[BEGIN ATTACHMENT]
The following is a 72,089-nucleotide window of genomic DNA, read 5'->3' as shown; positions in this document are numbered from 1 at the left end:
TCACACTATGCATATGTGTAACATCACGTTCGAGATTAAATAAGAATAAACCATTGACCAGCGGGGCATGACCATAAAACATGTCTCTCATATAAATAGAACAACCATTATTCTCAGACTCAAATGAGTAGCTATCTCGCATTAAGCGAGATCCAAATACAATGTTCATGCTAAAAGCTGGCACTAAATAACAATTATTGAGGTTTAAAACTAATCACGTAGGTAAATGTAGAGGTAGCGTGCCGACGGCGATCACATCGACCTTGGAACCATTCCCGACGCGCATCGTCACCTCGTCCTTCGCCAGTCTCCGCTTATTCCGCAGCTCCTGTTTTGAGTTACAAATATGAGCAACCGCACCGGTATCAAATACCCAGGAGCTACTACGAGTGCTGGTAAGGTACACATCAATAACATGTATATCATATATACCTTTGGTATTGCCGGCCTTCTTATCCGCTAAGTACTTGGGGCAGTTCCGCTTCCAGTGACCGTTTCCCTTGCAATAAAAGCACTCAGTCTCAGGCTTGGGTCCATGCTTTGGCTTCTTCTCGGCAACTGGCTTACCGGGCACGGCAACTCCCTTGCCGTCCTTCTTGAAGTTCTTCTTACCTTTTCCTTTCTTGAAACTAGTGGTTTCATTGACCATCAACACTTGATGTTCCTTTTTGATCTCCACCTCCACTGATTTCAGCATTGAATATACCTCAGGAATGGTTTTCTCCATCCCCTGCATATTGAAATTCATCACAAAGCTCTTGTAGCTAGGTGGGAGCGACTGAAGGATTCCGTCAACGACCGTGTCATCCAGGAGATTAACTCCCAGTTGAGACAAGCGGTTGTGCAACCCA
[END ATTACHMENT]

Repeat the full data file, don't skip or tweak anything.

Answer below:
The following is a 72,089-nucleotide window of genomic DNA, read 5'->3' as shown; positions in this document are numbered from 1 at the left end:
TCACACTATGCATATGTGTAACATCACGTTCGAGATTAAATAAGAATAAACCATTGACCAGCGGGGCATGACCATAAAACATGTCTCTCATATAAATAGAACAACCATTATTCTCAGACTCAAATGAGTAGCTATCTCGCATTAAGCGAGATCCAAATACAATGTTCATGCTAAAAGCTGGCACTAAATAACAATTATTGAGGTTTAAAACTAATCACGTAGGTAAATGTAGAGGTAGCGTGCCGACGGCGATCACATCGACCTTGGAACCATTCCCGACGCGCATCGTCACCTCGTCCTTCGCCAGTCTCCGCTTATTCCGCAGCTCCTGTTTTGAGTTACAAATATGAGCAACCGCACCGGTATCAAATACCCAGGAGCTACTACGAGTGCTGGTAAGGTACACATCAATAACATGTATATCATATATACCTTTGGTATTGCCGGCCTTCTTATCCGCTAAGTACTTGGGGCAGTTCCGCTTCCAGTGACCGTTTCCCTTGCAATAAAAGCACTCAGTCTCAGGCTTGGGTCCATGCTTTGGCTTCTTCTCGGCAACTGGCTTACCGGGCACGGCAACTCCCTTGCCGTCCTTCTTGAAGTTCTTCTTACCTTTTCCTTTCTTGAAACTAGTGGTTTCATTGACCATCAACACTTGATGTTCCTTTTTGATCTCCACCTCCACTGATTTCAGCATTGAATATACCTCAGGAATGGTTTTCTCCATCCCCTGCATATTGAAATTCATCACAAAGCTCTTGTAGCTAGGTGGGAGCGACTGAAGGATTCCGTCAACGACCGTGTCATCCAGGAGATTAACTCCCAGTTGAGACAAGCGGTTGTGCAACCCA